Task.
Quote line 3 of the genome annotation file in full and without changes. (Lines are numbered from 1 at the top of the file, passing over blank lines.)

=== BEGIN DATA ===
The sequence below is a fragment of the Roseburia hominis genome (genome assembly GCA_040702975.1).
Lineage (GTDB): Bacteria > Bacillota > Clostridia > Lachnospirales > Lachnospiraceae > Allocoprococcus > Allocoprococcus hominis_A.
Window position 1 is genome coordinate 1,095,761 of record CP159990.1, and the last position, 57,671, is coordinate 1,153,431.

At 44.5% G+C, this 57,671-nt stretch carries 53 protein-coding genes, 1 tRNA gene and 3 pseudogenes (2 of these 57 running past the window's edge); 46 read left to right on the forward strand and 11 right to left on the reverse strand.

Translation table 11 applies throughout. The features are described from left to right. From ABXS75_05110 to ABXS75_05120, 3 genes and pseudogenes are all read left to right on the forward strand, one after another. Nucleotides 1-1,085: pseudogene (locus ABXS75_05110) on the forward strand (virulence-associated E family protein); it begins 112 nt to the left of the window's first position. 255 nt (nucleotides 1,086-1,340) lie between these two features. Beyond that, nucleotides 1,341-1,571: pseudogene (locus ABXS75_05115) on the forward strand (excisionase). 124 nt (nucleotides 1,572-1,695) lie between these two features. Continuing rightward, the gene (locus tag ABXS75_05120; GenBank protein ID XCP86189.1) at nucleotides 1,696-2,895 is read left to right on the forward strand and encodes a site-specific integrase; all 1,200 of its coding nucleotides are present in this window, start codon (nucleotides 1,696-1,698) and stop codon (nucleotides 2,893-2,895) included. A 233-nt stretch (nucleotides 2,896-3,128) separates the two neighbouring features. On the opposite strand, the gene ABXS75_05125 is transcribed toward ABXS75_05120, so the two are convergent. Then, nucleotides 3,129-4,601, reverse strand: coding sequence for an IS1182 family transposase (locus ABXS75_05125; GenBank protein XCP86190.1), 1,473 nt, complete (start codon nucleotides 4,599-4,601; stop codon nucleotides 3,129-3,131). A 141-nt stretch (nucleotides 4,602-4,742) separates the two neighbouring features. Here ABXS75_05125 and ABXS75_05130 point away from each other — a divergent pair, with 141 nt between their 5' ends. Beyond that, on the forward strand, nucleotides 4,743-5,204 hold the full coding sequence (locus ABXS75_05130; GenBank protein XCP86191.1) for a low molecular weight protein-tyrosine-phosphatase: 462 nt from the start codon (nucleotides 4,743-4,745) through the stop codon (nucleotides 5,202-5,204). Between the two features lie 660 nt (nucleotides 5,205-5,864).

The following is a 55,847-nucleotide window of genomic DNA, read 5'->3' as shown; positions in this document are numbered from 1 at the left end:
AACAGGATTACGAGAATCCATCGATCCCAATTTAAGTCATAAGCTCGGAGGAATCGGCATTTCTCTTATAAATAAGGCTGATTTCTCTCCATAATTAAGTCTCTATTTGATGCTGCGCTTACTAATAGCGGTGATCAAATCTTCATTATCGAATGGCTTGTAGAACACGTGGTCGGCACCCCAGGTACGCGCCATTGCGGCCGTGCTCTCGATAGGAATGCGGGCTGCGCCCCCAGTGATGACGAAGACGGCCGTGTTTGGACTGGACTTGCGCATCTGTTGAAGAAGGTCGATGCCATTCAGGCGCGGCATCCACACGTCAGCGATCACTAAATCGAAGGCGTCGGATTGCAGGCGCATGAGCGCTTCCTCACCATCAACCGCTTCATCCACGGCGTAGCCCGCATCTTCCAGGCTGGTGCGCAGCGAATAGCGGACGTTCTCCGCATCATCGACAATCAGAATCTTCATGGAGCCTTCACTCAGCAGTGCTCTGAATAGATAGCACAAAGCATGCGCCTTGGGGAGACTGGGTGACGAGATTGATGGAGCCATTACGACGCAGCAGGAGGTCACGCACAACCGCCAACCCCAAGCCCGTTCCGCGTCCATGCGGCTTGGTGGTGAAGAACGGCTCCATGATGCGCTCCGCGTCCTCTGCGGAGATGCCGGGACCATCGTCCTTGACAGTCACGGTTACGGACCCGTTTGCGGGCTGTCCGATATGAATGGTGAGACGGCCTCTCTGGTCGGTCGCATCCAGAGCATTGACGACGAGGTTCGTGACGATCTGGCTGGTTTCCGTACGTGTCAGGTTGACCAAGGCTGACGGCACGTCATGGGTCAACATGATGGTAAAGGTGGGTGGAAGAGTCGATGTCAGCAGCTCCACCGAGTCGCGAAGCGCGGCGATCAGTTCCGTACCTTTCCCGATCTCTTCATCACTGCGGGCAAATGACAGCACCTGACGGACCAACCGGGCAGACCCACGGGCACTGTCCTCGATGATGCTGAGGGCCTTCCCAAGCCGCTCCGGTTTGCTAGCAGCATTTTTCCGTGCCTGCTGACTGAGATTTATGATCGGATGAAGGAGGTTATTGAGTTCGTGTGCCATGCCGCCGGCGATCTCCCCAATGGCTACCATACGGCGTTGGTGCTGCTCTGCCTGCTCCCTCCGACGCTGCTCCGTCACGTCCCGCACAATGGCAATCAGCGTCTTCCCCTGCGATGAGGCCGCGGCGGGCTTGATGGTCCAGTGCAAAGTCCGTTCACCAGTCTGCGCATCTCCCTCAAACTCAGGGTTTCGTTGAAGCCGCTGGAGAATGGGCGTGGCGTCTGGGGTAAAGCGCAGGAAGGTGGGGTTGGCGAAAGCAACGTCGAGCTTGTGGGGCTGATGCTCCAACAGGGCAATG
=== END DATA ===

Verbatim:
Window position 1 is genome coordinate 1,095,761 of record CP159990.1, and the last position, 57,671, is coordinate 1,153,431.